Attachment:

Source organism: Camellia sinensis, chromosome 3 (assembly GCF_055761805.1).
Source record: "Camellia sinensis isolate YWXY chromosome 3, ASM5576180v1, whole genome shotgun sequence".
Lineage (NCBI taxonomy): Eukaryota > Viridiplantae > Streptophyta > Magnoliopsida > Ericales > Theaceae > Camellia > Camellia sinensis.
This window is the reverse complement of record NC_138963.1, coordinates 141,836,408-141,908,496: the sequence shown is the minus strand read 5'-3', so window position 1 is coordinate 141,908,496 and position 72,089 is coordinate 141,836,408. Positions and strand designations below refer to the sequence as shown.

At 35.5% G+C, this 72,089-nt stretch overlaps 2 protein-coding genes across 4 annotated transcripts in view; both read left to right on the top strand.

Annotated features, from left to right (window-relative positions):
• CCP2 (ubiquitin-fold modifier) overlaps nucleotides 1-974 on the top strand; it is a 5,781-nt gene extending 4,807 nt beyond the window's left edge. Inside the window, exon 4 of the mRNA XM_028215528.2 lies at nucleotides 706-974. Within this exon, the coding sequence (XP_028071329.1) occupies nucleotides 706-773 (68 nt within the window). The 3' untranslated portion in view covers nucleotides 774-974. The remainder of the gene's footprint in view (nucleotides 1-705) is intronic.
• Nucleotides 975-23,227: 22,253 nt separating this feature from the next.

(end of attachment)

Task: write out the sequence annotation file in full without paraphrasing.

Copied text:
Source organism: Camellia sinensis, chromosome 3 (assembly GCF_055761805.1).
Source record: "Camellia sinensis isolate YWXY chromosome 3, ASM5576180v1, whole genome shotgun sequence".
Lineage (NCBI taxonomy): Eukaryota > Viridiplantae > Streptophyta > Magnoliopsida > Ericales > Theaceae > Camellia > Camellia sinensis.
This window is the reverse complement of record NC_138963.1, coordinates 141,836,408-141,908,496: the sequence shown is the minus strand read 5'-3', so window position 1 is coordinate 141,908,496 and position 72,089 is coordinate 141,836,408. Positions and strand designations below refer to the sequence as shown.

At 35.5% G+C, this 72,089-nt stretch overlaps 2 protein-coding genes across 4 annotated transcripts in view; both read left to right on the top strand.

Annotated features, from left to right (window-relative positions):
• CCP2 (ubiquitin-fold modifier) overlaps nucleotides 1-974 on the top strand; it is a 5,781-nt gene extending 4,807 nt beyond the window's left edge. Inside the window, exon 4 of the mRNA XM_028215528.2 lies at nucleotides 706-974. Within this exon, the coding sequence (XP_028071329.1) occupies nucleotides 706-773 (68 nt within the window). The 3' untranslated portion in view covers nucleotides 774-974. The remainder of the gene's footprint in view (nucleotides 1-705) is intronic.
• Nucleotides 975-23,227: 22,253 nt separating this feature from the next.